- Global trade exposure to the Russian and Ukrainian economies is limited and has been declining over the past year, which will restrict the direct impact of the war to certain countries (eg. Belarus, Moldova, Poland, Turkey) and sectors (oil & gas, fertilizers, metals, agrifood).
- However, the indirect impact will be global, massive and immediate: The entire global economy will suffer from the current surge in energy and commodity prices, and from additional disruptions in supply chains.
- If oil and energy prices, as well as non-energy commodity prices, remain at current levels, we find that the metals and power sectors are most at risk of a profitability shock and could lose over 20pp of EBITDA margins that were around 30% in 2021.
- A further +50% to 70% rise in non-energy commodity prices could actually wipe out all profits in six out of the nine sectors under analysis. Higher prices could also spark a decline in demand, which would hit the power, metals, household equipment and machinery & equipment sectors the hardest (see Figure 1).
- As governments become increasingly concerned about a prolonged conflict and the increasing negative confidence effects, we expect increased state support measures that could delay a full insolvency normalization in 2022.
Figure 1 – Revenue vs commodity cost risk mapping
Source: Allianz Research.
Global trade exposure to the Russian and Ukrainian economies is limited and has been declining, which will restrict the direct impact of the war to certain neighboring countries (e.g. Belarus, Moldova, Poland, Turkey) and sectors (oil & gas, fertilizers, metals, agrifood). In absolute terms, Russia and Ukraine’s trade in goods and services are not negligible since they total USD828bn and USD144bn, respectively (see Figure 2), with a broadly similar share for trade in goods (80% of total trade) and services (20%). Yet, these account for only 2.1% and less than 0.4% of global trade value, respectively. For the Russian economy, this represents a 1pp drop of its share in global trade since 2013, in sync with the 1pp drop in its share in global GDP, down from 3.0% in 2013 to less than 2.0% since 2019.
Figure 2 – Ukraine and Russia in global trade (USD bn - 2019)
Sources: ITC, Allianz Research
In this context, a sharp decline or even a total interruption in trade relations with Russia would only have a limited direct impact on the global economy. Such a scenario could materialize through heightened sanctions (i.e. wider embargos), voluntary corporate decisions because of reputational risk or just plain solidarity with Ukraine.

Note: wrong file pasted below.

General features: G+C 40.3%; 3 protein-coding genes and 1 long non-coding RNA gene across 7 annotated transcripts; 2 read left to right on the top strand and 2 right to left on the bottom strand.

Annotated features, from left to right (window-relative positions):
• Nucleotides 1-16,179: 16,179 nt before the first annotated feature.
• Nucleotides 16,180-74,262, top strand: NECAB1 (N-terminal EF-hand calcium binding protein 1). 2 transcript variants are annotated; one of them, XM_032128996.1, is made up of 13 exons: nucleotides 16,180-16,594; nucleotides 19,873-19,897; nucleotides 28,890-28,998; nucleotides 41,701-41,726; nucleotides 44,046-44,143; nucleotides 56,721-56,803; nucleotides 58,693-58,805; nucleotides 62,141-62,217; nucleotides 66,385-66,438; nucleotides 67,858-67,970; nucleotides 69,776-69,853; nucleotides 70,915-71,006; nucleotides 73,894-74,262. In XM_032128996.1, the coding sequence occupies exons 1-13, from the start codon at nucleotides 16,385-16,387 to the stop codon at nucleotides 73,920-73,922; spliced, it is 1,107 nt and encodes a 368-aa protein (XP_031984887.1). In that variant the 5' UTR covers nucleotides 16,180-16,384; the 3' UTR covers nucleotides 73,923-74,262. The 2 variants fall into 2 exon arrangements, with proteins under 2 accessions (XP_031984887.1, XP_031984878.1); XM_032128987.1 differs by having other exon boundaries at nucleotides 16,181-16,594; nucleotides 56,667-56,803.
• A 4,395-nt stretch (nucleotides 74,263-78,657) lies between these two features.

However, both Russia and Ukraine are key partners for their respective neighbors in the region. Using ITC data to calculate vulnerability indices based on trade dependencies, we find that the most vulnerable countries are first and foremost Belarus and Moldova, ahead of the other countries of Central and Eastern Europe (Poland, Hungary, Serbia, Romania, Turkey), the Baltics (Lithuania) and the Nordics (Finland, Norway, see Table 1). Belarus is by far the most dependent on trade with Russia, both in terms of imports (dependency at 39%) and exports (dependency at 44%), ahead of North Korea (17% and 2%, respectively) and Finland (13% and 5%). Belarus, Moldova and to a lesser extent Lithuania are the most dependent on trade with Ukraine.
Table 1 – Trade dependencies on Russia (left) and Ukraine (right)
Sources: ITC, Allianz Research
When it comes to sectors, energy products (oil and natural gas) and raw materials for the upstream side of the metals and agrifood sectors display the largest dependencies to Russia and Ukraine, as well as fertilizers and wood. Indeed, the vulnerability index for mineral fuel imports is estimated to be 11%, the highest percentage. As far as exports are concerned, dependencies do not seem to be as concentrated. The highest export vulnerability index is only 3%. Hence, the dependence on exports to Russia appears to be less significant than that on imports from Russia. In Ukraine, cereals had the highest vulnerability index. All in all, direct and immediate exposure to trade in goods is (very) concentrated. On the services side, those most vulnerable to services trade dependency are EU countries both on the import and export side; travel and transport sectors together account for over half of Russian services imports/exports.